Inflammatory bowel disease (IBD) is a chronic, relapsing condition with no cure. IBD is a therapeutic challenge due to lack of response to therapy, and side effects of medications including secondary infections and increased risk of malignancy. Furthermore, many IBD patients develop intestinal fibrosis, for which there is no effective medical therapy. When fibrosis occurs, patients undergo abdominal surgery for bowel resection. A medical approach that was both anti-inflammatory and anti-fibrotic would be extremely valuable in these patients, but is not currently available. Our previous studies have demonstrated that mast cells are key players controlling inflammation in IBD. In particular, mast cells have anti-inflammatory functions in chronic colitis even though they are proinflammatory in acute colitis. Based on high-throughput screens, we identified bone morphogenetic proteins (BMPs) as candidate molecules for the protective effect of mast cells. BMPs are anti-inflammatory cytokines that also have anti-fibrotic properties. We have demonstrated that mast cells produce BMPs upon chronic, but not acute, stimulation with inflammatory mediators. Our hypothesis is that mast cell-derived BMPs are critical anti-inflammatory factors that dampen inflammation, prevent fibrosis, and promote healing in IBD. Guided by strong preliminary data, the aims of this proposal are to 1) determine if BMPs are critical mediators of the anti-inflammatory effects of mast cells in colitis and 2) determine the role of BMPs in limiting fibrosis and promoting healing in chronic IBD. We expect that successful completion of this project will demonstrate the role of mast cell-derived BMPs as key anti-inflammatory, anti-fibrotic, and pro-healing mediators in the intestine. BMPs are already available therapeutically, but use has been limited by the short half-life and resultant high doses needed to achieve sustained effect. These experiments should lead to alternative approaches to target the BMP pathway, hopefully leading to the discovery of methods to cause sustained endogenous BMP upregulation in the intestine of patients with IBD. Optimistically, these results could lead to development of effective anti- inflammatory and anti-fibrotic medications. These findings may also be extrapolated to other chronic inflammatory conditions such as asthma.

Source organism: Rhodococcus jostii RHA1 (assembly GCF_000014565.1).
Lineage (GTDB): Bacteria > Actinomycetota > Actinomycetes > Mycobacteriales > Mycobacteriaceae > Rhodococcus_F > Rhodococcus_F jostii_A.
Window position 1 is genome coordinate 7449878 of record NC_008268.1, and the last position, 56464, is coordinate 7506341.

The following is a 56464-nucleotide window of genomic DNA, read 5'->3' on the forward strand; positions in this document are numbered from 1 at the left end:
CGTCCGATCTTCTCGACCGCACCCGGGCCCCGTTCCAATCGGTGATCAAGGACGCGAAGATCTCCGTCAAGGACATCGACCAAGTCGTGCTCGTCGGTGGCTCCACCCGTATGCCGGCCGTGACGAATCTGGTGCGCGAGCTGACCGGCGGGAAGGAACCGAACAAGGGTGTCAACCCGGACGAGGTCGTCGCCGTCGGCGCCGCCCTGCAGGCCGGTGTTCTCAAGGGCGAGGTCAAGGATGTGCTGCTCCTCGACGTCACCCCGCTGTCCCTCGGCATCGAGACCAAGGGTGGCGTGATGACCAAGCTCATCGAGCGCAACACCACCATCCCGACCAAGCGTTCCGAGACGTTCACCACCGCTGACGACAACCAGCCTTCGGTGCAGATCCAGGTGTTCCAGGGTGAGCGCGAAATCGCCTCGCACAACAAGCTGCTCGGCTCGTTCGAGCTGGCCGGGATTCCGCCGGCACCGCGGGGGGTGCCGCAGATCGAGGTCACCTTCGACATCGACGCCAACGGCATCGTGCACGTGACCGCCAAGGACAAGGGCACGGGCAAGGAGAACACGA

Inflammatory bowel disease (IBD) is a chronic intestinal disorder that has no cure. The aim of this proposal is to determine if bone morphogenetic proteins derived from mast cells are anti-inflammatory mediators that regulate IBD and could be targeted for new treatment strategies.